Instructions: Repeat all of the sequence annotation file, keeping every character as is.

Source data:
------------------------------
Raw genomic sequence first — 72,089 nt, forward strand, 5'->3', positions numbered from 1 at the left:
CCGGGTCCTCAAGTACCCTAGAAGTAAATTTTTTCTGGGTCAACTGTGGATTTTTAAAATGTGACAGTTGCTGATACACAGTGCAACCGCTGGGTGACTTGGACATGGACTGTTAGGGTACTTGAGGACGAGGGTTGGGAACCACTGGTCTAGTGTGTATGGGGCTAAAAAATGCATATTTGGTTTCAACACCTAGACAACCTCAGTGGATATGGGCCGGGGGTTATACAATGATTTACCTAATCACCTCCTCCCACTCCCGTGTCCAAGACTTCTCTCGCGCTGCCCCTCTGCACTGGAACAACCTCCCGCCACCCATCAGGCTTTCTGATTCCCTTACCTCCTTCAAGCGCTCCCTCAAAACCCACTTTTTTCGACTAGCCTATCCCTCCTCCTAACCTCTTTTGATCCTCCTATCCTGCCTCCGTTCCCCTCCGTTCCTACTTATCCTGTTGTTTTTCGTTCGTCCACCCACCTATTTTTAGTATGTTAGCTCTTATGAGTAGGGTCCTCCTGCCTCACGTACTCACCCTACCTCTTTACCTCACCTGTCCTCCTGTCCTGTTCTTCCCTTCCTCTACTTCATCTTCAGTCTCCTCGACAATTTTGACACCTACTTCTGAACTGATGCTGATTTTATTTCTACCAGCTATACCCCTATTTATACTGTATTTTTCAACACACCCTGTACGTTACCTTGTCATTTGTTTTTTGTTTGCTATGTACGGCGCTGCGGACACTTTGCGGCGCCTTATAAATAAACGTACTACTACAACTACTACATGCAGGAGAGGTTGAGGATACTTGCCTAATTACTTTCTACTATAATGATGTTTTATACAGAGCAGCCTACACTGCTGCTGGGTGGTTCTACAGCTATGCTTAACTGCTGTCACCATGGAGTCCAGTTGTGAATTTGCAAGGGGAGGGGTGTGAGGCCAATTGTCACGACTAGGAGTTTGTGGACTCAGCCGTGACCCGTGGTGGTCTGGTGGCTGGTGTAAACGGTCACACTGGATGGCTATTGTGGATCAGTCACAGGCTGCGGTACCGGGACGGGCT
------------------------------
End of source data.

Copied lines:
Raw genomic sequence first — 72,089 nt, forward strand, 5'->3', positions numbered from 1 at the left:
CCGGGTCCTCAAGTACCCTAGAAGTAAATTTTTTCTGGGTCAACTGTGGATTTTTAAAATGTGACAGTTGCTGATACACAGTGCAACCGCTGGGTGACTTGGACATGGACTGTTAGGGTACTTGAGGACGAGGGTTGGGAACCACTGGTCTAGTGTGTATGGGGCTAAAAAATGCATATTTGGTTTCAACACCTAGACAACCTCAGTGGATATGGGCCGGGGGTTATACAATGATTTACCTAATCACCTCCTCCCACTCCCGTGTCCAAGACTTCTCTCGCGCTGCCCCTCTGCACTGGAACAACCTCCCGCCACCCATCAGGCTTTCTGATTCCCTTACCTCCTTCAAGCGCTCCCTCAAAACCCACTTTTTTCGACTAGCCTATCCCTCCTCCTAACCTCTTTTGATCCTCCTATCCTGCCTCCGTTCCCCTCCGTTCCTACTTATCCTGTTGTTTTTCGTTCGTCCACCCACCTATTTTTAGTATGTTAGCTCTTATGAGTAGGGTCCTCCTGCCTCACGTACTCACCCTACCTCTTTACCTCACCTGTCCTCCTGTCCTGTTCTTCCCTTCCTCTACTTCATCTTCAGTCTCCTCGACAATTTTGACACCTACTTCTGAACTGATGCTGATTTTATTTCTACCAGCTATACCCCTATTTATACTGTATTTTTCAACACACCCTGTACGTTACCTTGTCATTTGTTTTTTGTTTGCTATGTACGGCGCTGCGGACACTTTGCGGCGCCTTATAAATAAACGTACTACTACAACTACTACATGCAGGAGAGGTTGAGGATACTTGCCTAATTACTTTCTACTATAATGATGTTTTATACAGAGCAGCCTACACTGCTGCTGGGTGGTTCTACAGCTATGCTTAACTGCTGTCACCATGGAGTCCAGTTGTGAATTTGCAAGGGGAGGGGTGTGAGGCCAATTGTCACGACTAGGAGTTTGTGGACTCAGCCGTGACCCGTGGTGGTCTGGTGGCTGGTGTAAACGGTCACACTGGATGGCTATTGTGGATCAGTCACAGGCTGCGGTACCGGGACGGGCT